Not a Walk in the Park by NETIMy son’s friend, Daniel, called me a racist the other day because I made a joke about immigration. I said something “clever” about Mexican warlords and immigrants. I corrected him condescendingly and said somewhat dismissively, “no, I’m not a racist; I’m race conscious.” He looked at me for a moment and said, “what’s that mean? That sounds even worse than being a racist.” I was about to launch into an elaborate explanation of what it meant to be race conscious, when I suddenly realized he was absolutely right. He really got me to stop and think: is my saying I’m race conscious really just a cover for my own insensitivity? Was not what I said, in fact, racist?

A Father's Love

A Father’s Love

First let me say, my relationship to those who, on the surface, are different from me is pretty well documented. I strongly believe we all deserve the same opportunities and we must demand fundamental changes in the system to make that happen; institutional racism should have no part in a modern society. And secondly, all things being equal, which they aren’t, I strongly believe no one is more or less capable of anything because of their racial, ethnic or sexual makeup. In fact, the idea that race, or sexual identity would have any bearing on who I might expect to perform a certain way, is absurd and abhorrent to me. I consider any cultural, class or educational differences mostly a question of form, not of substance. I am aware, however, that our differences sadly have great significance to some people, but not to me. When I used the term “race conscious” it has been in reference to bringing about a deeper awareness of the deep racial divide that plagues our society. As far as my personal relationship to race consciousness, I sincerely enjoy and relish in how we are all simultaneously the same AND different from one another. Diversity is extremely important to me. I don’t look down on those who are different from me, even as I accept the tragedy that these differences often lead to conflict. The question remains, what can I do to mitigate these conflicts as we look for ways to celebrate our differences? I also realize that without these breakdowns in race relations there will never be the needed breakthroughs our society thirsts for.

So, how is it possible that my son’s friend saw me as a racist? Did he not realize that I see all these superficial differences as an absurd joke played by God, as in the Tower of Babel, to show us silly humans how we are all at our core the same and that our best interests are inextricably connected? Is he not aware of my advocacy work against racism? How could he not know that I believe we are first and foremost always entitled to fundamental human rights and dignity? Couldn’t he see how amusing I find the suggestion that we are in any way, fundamentally different from one another? Wasn’t it obviously apparent that I find our cultural diversity beautiful and exotic? Did he not know that as a creative, it as my job to explore and point out these, and other “differences,” in new and sometimes profound ways, so as to bring about insight, to make us think, with the goal of bringing people together and ultimately appreciate one another and live in peace and harmony?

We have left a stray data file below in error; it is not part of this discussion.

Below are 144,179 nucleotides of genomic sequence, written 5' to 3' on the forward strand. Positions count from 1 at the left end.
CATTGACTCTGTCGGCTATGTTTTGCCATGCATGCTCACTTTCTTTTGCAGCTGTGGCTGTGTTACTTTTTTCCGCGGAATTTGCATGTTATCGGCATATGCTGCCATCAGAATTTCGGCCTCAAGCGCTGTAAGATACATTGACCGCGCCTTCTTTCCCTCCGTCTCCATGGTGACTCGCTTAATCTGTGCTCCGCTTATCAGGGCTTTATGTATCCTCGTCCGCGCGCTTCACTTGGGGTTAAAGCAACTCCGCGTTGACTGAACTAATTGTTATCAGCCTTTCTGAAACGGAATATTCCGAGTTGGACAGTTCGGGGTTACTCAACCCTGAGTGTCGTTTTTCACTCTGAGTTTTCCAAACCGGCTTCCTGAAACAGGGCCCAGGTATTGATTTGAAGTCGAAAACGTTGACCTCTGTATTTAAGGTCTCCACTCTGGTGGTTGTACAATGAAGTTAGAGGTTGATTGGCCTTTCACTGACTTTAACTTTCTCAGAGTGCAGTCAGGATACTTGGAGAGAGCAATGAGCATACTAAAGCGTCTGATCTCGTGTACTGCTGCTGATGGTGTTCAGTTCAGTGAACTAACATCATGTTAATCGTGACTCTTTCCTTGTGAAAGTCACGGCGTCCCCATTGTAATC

Dylann Roof Trial - Roof 1-5-17 Gerald Malloy Testifies As Roof Looks Away

Gerald Malloy Testifies As Roof Looks Away during the Dylann Roof trial.

The answer to all of the above is of course not!

I think the key word in the questions above is “ultimately.” I think that may be the sticking point. In retrospect, my pointing out our superficial differences in order to show how similar yet different we really are most certainly appeared racist, at least on the surface. After all, I had just met Daniel. We didn’t know much about one another’s background. So when I made an off the cuff remark, without taking the time to get to know much, if anything, about him and his experiences involving race and immigration, I most certainly ran the risk of offending him. With no opportunity to have a real conversation about the delicate subject of immigration, it is hard to imagine how my comment could not be taken as offensive. Trust is something that is built over time; it must not be assumed or taken for granted in any relationship.

Without an opportunity to engage in a complete dialogue on the subject, without proper context or resolution, I can begin to see how my poking fun at our differences might be hurtful. It was like dropping a bomb and letting it just float in the air. The assumption on my part that my casual remarks should be understood in the context of some implied shorthand of a much more loving, inclusive and deep understanding of how our differences and similarities make us more beautiful and valuable, etc. is naïve at best, and quite likely very hurtful. 

So I immediately apologized to my son’s friend and told him I would reevaluate what I mean when I throw around the term “race conscious.”  I think it’s actually a good thing that we no longer live in a time when we could expect others to assume our intentions were benign. It occurs to me now that perhaps we never really did live in such a time. I also find myself seriously considering how my casual, hyperbolic comments may not be as nuanced and sensitive as I once thought. Thank you Daniel for pointing out what perhaps should have been obvious: listen more and speak less.

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